By PETE KLEIN
Express News Staff
SPECULATOR - An effort by local officials that began over four years ago is bearing fruit; high speed broadband is already bringing jobs to the county, even though it is not yet available everywhere.
Driving past the Frontier Communications building at 2789 Rt. 8 here Friday, Oct. 18, around 9.30 a.m., one may have noticed the parking area was full of company vans and cars. The reasons are several.
There are now two full-time communication specialists, Steve Werneke and Adam Lanphere, working out of the high-tech telephone and broadband hub.
Frontier General Manager Todd Rulison and Technical Supervisor Cindy Vdoviak were also there, to show Lake Pleasant Supervisor Neil McGovern what is inside this building that is now making it possible for residents to enjoy significantly increased broadband speeds and faster telephone service.
Rulison explained the two new, full-time workers will be able to quickly respond to telephone and Internet service calls. As orders are received at the main office in Gloversville, they are now sent to the switching station office here for Werneke and Lanphere to work their magic, either at the switching station or at the home or office where the request for service originated.
Rulison said the switching station office on Rt. 28 in Indian Lake currently has one full-time employee. Together, the employee in Indian Lake and the two employees here will help each other meet service demands as needed.
Hamilton County and Frontier Communications took a giant step forward earlier this year to bring true broadband infrastructure with much more bandwidth to the county.
Work on Phase I of the Hamilton County Broadband Project continues, resulting in higher speeds for Internet users throughout the county.
Those living within or near a hamlet should already have noticed a doubling of speed from about 2.5 to 5 megabits per second (Mbps), Rulison said, at no extra charge. If not, Rulison suggests calling customer service at 1-800-921-8101.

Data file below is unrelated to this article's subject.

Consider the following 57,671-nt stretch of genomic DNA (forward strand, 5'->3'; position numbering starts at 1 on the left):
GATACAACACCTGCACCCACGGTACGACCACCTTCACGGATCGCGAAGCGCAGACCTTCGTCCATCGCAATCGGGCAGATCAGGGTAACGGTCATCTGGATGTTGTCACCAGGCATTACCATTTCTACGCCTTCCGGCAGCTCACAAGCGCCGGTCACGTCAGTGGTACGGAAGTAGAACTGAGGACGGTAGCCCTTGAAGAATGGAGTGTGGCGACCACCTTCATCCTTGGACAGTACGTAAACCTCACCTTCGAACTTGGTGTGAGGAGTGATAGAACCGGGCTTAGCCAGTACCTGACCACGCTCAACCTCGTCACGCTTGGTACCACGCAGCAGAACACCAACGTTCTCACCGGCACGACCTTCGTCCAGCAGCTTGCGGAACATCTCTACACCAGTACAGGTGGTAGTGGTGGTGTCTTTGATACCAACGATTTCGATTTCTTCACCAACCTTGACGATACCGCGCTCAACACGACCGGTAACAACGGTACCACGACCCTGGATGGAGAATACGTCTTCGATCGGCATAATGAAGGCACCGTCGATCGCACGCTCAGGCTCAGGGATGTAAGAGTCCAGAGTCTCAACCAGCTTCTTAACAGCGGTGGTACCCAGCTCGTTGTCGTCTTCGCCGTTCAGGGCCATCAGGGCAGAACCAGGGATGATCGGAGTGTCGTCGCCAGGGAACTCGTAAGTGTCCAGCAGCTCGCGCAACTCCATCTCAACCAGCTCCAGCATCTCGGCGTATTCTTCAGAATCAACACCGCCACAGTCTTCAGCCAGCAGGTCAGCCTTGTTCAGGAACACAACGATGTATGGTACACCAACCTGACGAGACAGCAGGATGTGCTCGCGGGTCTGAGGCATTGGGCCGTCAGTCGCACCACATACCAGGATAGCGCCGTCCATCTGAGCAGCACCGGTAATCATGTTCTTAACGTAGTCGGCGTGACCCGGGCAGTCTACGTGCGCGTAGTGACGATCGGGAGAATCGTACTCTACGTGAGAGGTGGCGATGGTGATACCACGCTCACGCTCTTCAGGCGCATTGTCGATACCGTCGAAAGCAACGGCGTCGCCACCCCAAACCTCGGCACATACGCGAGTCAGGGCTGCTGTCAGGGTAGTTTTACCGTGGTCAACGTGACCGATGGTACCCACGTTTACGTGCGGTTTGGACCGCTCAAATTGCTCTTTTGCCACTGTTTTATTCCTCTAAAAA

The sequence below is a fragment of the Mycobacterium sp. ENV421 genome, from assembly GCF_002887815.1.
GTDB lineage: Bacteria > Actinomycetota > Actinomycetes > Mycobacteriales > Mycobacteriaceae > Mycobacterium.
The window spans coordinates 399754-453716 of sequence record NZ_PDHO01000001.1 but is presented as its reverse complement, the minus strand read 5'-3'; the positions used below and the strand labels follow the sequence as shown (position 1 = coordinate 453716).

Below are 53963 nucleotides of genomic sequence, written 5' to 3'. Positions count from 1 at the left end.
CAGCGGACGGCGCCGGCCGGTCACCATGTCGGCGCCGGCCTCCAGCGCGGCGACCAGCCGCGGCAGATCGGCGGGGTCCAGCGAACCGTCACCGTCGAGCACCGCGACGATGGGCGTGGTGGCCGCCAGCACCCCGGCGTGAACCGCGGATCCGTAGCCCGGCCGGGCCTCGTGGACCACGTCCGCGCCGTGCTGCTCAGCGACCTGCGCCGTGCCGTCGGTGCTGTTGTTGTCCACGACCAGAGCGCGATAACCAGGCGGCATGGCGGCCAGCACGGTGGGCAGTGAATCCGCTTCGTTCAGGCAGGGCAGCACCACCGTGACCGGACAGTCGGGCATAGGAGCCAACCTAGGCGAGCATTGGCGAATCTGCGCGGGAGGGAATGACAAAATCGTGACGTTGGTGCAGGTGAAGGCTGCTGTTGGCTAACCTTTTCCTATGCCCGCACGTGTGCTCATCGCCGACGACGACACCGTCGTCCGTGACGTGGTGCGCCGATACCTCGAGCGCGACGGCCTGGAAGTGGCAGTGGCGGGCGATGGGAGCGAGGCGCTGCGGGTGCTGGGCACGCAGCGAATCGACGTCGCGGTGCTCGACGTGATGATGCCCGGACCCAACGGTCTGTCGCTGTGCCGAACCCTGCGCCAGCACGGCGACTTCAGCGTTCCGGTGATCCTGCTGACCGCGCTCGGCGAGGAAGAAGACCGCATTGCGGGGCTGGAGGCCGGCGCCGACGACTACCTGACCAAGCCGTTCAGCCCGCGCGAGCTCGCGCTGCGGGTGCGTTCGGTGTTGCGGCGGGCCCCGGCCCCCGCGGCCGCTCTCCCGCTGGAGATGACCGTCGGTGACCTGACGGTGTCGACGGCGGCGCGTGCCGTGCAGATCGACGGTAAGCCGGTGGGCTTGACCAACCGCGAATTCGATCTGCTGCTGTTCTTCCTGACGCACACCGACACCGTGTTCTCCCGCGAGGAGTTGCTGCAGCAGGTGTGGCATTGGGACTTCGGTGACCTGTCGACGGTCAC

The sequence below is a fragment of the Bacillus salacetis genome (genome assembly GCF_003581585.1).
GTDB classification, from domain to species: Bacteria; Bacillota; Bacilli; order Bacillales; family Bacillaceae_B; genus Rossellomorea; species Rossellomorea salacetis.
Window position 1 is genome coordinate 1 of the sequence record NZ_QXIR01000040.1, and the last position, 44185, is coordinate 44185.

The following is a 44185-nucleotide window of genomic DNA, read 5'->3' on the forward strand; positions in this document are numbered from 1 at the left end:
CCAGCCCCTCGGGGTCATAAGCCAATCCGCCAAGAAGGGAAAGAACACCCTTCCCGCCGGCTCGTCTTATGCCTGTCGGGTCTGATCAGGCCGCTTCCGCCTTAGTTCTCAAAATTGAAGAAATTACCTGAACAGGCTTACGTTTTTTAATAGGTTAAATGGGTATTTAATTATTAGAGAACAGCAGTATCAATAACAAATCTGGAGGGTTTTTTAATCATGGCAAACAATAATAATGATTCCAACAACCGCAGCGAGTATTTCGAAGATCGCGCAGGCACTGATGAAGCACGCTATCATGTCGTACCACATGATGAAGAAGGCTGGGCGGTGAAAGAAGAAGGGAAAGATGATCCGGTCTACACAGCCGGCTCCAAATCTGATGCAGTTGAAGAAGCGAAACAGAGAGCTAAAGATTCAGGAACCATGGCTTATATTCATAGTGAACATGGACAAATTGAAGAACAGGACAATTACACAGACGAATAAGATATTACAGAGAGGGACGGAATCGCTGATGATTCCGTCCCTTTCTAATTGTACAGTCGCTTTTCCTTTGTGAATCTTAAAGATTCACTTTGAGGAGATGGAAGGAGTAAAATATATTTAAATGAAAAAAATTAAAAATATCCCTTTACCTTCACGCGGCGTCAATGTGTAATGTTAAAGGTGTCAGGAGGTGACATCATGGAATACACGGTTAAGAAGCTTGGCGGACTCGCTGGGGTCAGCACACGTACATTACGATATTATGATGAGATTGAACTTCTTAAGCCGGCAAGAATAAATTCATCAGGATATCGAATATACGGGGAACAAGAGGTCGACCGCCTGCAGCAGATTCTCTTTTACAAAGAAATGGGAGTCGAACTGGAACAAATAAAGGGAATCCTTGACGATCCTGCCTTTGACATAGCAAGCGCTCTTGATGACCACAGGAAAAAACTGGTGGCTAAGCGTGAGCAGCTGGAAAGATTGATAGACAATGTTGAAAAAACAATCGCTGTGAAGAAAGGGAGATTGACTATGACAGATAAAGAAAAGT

Before calling, connection speed can be checked at www.nyspeedtest.org/.
Rulison said customers now getting the faster 5 Mbps who would like even faster download speeds of up to 12 or even 24 Mbps, should call. Faster speeds are available in many areas for an additional monthly charge.
PHASE II COMING
Phase I installation will be complete this year or early next year. Phase II of the Broadband Project, which received $1.7 million in funding through recent North Country Regional Economic Development Council awards, will connect main switches, such as those in hamlet centers, to remote switches and extend a fiber optic cable spine through much of the county.
Rulison pointed to the planned laying of fiber optic cable down Cedar River Road in Indian Lake in 2014 as an example of bringing high speed broadband to areas far removed from hamlet centers.
Broadband speed increases will depend on proximity to fiber optic cable or switches -- either remote or the main switches located in hamlets.
THE NEED FOR SPEED
How much download speed does one need? It depends. Here are some examples of minimum download speeds required for various applications.
• 768K to 1.5 Mbps -- basic e-mail, Web browsing, Voice over Internet Protocol (VOIP) such as Vonage.
• 1.5 to 3 Mbps -- streaming music, Standard Definition Video (SD), remote surveillance and telecommuting jobs.
• 3 to 6 Mbps -- file sharing (small / medium files), Internet Protocol Television (IPTV).
• 6 to 10 Mbps -- online gaming, Video on Demand, such as Netflix.
• 10 to 25 Mbps -- telemedicine, remote education, high definition IPTV.